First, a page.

Nigerian Enaira Fuels Interest In Central Bank Digital Currencies

The Bahamas and Cambodia are among the other countries that have already introduced CBDCswhile Nigeria is the first in Africa.

More African countries are considering introducing central bank digital currencies (CBDCs) after Nigeria’s eNaira, which launched on October 25, saw robust uptake and attracted global attention.

According to the IMF, the eNaira is a “liability” of the Central Bank of Nigeria (CBN), and uses the same blockchain technology as Bitcoin or Ethereum. It is pegged 1-to-1 to the physical naira currency. It can be “stored in digital wallets and can be used for payment transactions” and is able to be “transferred digitally” at no cost.

Imran Khan, head of partnerships at Bitt, a financial-software company working with central banks on digital transformation, believes that the introduction of the e-Naira “is a journey, and the first launch is for banked” users, especially those with smartphones.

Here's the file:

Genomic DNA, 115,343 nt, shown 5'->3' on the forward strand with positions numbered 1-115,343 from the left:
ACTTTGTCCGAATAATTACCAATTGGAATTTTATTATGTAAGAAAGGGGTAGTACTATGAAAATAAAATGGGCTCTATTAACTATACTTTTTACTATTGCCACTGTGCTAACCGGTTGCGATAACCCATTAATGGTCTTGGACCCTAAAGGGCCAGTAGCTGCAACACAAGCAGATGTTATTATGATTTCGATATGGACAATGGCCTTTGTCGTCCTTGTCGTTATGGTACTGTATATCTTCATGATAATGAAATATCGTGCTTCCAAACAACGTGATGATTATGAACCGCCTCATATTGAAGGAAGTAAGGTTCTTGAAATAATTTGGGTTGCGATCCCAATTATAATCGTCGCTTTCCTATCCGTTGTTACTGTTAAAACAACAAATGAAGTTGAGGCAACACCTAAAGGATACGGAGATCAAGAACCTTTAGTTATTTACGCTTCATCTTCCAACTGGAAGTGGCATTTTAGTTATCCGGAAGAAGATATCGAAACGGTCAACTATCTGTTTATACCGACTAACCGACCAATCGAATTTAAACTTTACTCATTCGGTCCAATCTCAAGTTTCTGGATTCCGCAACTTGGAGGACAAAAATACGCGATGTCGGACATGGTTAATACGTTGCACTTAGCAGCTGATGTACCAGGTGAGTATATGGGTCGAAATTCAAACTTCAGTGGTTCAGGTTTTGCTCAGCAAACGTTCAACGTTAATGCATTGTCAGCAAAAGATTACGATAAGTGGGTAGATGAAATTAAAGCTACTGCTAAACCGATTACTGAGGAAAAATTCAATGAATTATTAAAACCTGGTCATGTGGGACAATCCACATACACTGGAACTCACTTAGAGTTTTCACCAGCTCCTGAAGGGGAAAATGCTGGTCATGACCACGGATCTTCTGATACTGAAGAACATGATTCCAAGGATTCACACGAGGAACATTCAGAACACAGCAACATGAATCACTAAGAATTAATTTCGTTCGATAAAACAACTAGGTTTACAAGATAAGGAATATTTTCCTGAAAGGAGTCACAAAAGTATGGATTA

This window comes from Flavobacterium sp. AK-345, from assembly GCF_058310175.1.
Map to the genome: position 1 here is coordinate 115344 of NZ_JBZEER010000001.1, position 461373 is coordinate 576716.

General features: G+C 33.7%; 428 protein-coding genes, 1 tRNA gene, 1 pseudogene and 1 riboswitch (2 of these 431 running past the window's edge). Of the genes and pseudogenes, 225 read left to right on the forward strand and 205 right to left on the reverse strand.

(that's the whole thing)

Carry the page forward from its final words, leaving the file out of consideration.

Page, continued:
Bloomberg quoted the Central Bank of Nigeria, which says the application for the eNaira has been downloaded nearly 500,000 times within a month, while as many as 78,000 merchants signed up for the platform from over 160 countries.

The Bahamas and Cambodia are among the other countries that have already introduced CBDCs, while Nigeria is the first in Africa. Nonetheless, bans on cryptocurrencies remain in place for most African countries with the exception of South Africa, which already regulates and taxes virtual currencies.  

“The eNaira is expected to lower remittance transfer costs, making it easier for the Nigerian diaspora to remit funds to Nigeria by obtaining eNaira from international money-transfer operators and transferring them to recipients in Nigeria by wallet-to-wallet transfers, free of charge,” said Jack Ree, who works in the African department at the IMF.

Rahul Shah, head of Financials Equity Research at emerging markets insights firm Tellimer, revealed that other African markets poised to follow Nigeria’s lead include Ghana, Mauritius and South Africa.